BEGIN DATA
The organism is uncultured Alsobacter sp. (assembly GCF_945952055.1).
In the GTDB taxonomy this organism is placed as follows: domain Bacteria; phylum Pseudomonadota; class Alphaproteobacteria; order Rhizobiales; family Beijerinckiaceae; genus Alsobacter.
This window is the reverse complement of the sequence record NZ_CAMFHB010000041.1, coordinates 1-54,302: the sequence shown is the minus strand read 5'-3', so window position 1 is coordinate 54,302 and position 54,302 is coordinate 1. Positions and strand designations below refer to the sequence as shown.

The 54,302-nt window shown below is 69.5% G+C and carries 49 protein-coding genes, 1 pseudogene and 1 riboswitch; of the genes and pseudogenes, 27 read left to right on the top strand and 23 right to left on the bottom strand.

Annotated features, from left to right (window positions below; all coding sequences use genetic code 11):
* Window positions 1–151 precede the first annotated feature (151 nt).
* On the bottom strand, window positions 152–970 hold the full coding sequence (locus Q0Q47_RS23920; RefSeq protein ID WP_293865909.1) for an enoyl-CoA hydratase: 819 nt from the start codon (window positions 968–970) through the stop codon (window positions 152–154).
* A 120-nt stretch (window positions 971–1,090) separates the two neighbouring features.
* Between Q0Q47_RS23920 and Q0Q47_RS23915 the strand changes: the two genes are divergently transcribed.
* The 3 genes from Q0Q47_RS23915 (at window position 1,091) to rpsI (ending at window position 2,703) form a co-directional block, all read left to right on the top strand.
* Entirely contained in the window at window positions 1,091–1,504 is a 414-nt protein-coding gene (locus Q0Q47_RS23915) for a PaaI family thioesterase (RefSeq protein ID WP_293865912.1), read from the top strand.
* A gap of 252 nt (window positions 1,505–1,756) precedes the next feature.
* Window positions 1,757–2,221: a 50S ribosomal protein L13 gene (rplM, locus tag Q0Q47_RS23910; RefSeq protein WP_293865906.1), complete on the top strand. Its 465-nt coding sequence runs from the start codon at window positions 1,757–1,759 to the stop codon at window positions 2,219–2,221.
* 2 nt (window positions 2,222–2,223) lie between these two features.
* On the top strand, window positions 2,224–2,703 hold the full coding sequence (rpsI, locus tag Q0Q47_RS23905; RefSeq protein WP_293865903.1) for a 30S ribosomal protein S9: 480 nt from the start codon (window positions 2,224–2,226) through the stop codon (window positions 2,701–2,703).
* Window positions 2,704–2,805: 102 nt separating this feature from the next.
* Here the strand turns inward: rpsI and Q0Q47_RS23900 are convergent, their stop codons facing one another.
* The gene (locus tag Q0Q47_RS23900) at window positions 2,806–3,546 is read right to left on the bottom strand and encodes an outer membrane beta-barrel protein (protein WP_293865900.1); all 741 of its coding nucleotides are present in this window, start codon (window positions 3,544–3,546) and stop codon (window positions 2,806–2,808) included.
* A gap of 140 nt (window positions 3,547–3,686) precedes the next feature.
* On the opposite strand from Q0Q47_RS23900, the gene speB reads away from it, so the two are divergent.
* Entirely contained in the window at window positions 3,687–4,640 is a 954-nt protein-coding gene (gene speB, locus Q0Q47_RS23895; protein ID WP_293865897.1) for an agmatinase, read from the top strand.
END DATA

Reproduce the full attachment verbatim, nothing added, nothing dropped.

The organism is uncultured Alsobacter sp. (assembly GCF_945952055.1).
In the GTDB taxonomy this organism is placed as follows: domain Bacteria; phylum Pseudomonadota; class Alphaproteobacteria; order Rhizobiales; family Beijerinckiaceae; genus Alsobacter.
This window is the reverse complement of the sequence record NZ_CAMFHB010000041.1, coordinates 1-54,302: the sequence shown is the minus strand read 5'-3', so window position 1 is coordinate 54,302 and position 54,302 is coordinate 1. Positions and strand designations below refer to the sequence as shown.

The 54,302-nt window shown below is 69.5% G+C and carries 49 protein-coding genes, 1 pseudogene and 1 riboswitch; of the genes and pseudogenes, 27 read left to right on the top strand and 23 right to left on the bottom strand.

Annotated features, from left to right (window positions below; all coding sequences use genetic code 11):
* Window positions 1–151 precede the first annotated feature (151 nt).
* On the bottom strand, window positions 152–970 hold the full coding sequence (locus Q0Q47_RS23920; RefSeq protein ID WP_293865909.1) for an enoyl-CoA hydratase: 819 nt from the start codon (window positions 968–970) through the stop codon (window positions 152–154).
* A 120-nt stretch (window positions 971–1,090) separates the two neighbouring features.
* Between Q0Q47_RS23920 and Q0Q47_RS23915 the strand changes: the two genes are divergently transcribed.
* The 3 genes from Q0Q47_RS23915 (at window position 1,091) to rpsI (ending at window position 2,703) form a co-directional block, all read left to right on the top strand.
* Entirely contained in the window at window positions 1,091–1,504 is a 414-nt protein-coding gene (locus Q0Q47_RS23915) for a PaaI family thioesterase (RefSeq protein ID WP_293865912.1), read from the top strand.
* A gap of 252 nt (window positions 1,505–1,756) precedes the next feature.
* Window positions 1,757–2,221: a 50S ribosomal protein L13 gene (rplM, locus tag Q0Q47_RS23910; RefSeq protein WP_293865906.1), complete on the top strand. Its 465-nt coding sequence runs from the start codon at window positions 1,757–1,759 to the stop codon at window positions 2,219–2,221.
* 2 nt (window positions 2,222–2,223) lie between these two features.
* On the top strand, window positions 2,224–2,703 hold the full coding sequence (rpsI, locus tag Q0Q47_RS23905; RefSeq protein WP_293865903.1) for a 30S ribosomal protein S9: 480 nt from the start codon (window positions 2,224–2,226) through the stop codon (window positions 2,701–2,703).
* Window positions 2,704–2,805: 102 nt separating this feature from the next.
* Here the strand turns inward: rpsI and Q0Q47_RS23900 are convergent, their stop codons facing one another.
* The gene (locus tag Q0Q47_RS23900) at window positions 2,806–3,546 is read right to left on the bottom strand and encodes an outer membrane beta-barrel protein (protein WP_293865900.1); all 741 of its coding nucleotides are present in this window, start codon (window positions 3,544–3,546) and stop codon (window positions 2,806–2,808) included.
* A gap of 140 nt (window positions 3,547–3,686) precedes the next feature.
* On the opposite strand from Q0Q47_RS23900, the gene speB reads away from it, so the two are divergent.
* Entirely contained in the window at window positions 3,687–4,640 is a 954-nt protein-coding gene (gene speB, locus Q0Q47_RS23895; protein ID WP_293865897.1) for an agmatinase, read from the top strand.